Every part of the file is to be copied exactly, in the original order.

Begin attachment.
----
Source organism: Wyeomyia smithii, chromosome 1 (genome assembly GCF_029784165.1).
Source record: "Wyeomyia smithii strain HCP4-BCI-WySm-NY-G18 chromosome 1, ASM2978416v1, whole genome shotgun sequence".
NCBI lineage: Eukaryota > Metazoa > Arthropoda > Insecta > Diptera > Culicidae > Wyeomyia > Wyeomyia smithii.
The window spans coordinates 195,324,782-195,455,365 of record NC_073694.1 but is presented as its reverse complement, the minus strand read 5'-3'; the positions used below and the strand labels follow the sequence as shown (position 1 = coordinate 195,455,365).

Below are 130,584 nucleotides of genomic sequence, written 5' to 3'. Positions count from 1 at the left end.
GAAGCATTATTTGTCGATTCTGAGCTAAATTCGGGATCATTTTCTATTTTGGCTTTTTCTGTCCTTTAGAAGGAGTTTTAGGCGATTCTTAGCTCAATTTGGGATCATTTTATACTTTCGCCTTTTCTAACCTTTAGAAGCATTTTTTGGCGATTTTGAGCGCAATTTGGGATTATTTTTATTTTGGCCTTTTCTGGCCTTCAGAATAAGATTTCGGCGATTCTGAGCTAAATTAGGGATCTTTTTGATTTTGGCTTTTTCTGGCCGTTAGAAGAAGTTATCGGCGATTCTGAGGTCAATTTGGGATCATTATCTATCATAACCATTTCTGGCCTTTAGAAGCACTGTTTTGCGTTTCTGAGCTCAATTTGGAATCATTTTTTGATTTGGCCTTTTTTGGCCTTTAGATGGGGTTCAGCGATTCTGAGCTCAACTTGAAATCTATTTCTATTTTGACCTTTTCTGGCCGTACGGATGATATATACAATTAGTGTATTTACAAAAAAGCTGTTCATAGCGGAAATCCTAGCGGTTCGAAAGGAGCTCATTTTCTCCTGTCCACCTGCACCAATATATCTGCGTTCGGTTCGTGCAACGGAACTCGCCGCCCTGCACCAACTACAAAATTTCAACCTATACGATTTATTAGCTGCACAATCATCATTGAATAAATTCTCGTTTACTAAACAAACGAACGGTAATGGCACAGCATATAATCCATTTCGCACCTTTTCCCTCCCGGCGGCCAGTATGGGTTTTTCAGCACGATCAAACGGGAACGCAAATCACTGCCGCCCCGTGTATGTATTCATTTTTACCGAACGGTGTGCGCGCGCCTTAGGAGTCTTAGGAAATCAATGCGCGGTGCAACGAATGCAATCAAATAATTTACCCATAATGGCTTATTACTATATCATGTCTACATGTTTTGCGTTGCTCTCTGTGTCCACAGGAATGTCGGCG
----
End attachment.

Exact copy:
Source organism: Wyeomyia smithii, chromosome 1 (genome assembly GCF_029784165.1).
Source record: "Wyeomyia smithii strain HCP4-BCI-WySm-NY-G18 chromosome 1, ASM2978416v1, whole genome shotgun sequence".
NCBI lineage: Eukaryota > Metazoa > Arthropoda > Insecta > Diptera > Culicidae > Wyeomyia > Wyeomyia smithii.
The window spans coordinates 195,324,782-195,455,365 of record NC_073694.1 but is presented as its reverse complement, the minus strand read 5'-3'; the positions used below and the strand labels follow the sequence as shown (position 1 = coordinate 195,455,365).

Below are 130,584 nucleotides of genomic sequence, written 5' to 3'. Positions count from 1 at the left end.
GAAGCATTATTTGTCGATTCTGAGCTAAATTCGGGATCATTTTCTATTTTGGCTTTTTCTGTCCTTTAGAAGGAGTTTTAGGCGATTCTTAGCTCAATTTGGGATCATTTTATACTTTCGCCTTTTCTAACCTTTAGAAGCATTTTTTGGCGATTTTGAGCGCAATTTGGGATTATTTTTATTTTGGCCTTTTCTGGCCTTCAGAATAAGATTTCGGCGATTCTGAGCTAAATTAGGGATCTTTTTGATTTTGGCTTTTTCTGGCCGTTAGAAGAAGTTATCGGCGATTCTGAGGTCAATTTGGGATCATTATCTATCATAACCATTTCTGGCCTTTAGAAGCACTGTTTTGCGTTTCTGAGCTCAATTTGGAATCATTTTTTGATTTGGCCTTTTTTGGCCTTTAGATGGGGTTCAGCGATTCTGAGCTCAACTTGAAATCTATTTCTATTTTGACCTTTTCTGGCCGTACGGATGATATATACAATTAGTGTATTTACAAAAAAGCTGTTCATAGCGGAAATCCTAGCGGTTCGAAAGGAGCTCATTTTCTCCTGTCCACCTGCACCAATATATCTGCGTTCGGTTCGTGCAACGGAACTCGCCGCCCTGCACCAACTACAAAATTTCAACCTATACGATTTATTAGCTGCACAATCATCATTGAATAAATTCTCGTTTACTAAACAAACGAACGGTAATGGCACAGCATATAATCCATTTCGCACCTTTTCCCTCCCGGCGGCCAGTATGGGTTTTTCAGCACGATCAAACGGGAACGCAAATCACTGCCGCCCCGTGTATGTATTCATTTTTACCGAACGGTGTGCGCGCGCCTTAGGAGTCTTAGGAAATCAATGCGCGGTGCAACGAATGCAATCAAATAATTTACCCATAATGGCTTATTACTATATCATGTCTACATGTTTTGCGTTGCTCTCTGTGTCCACAGGAATGTCGGCG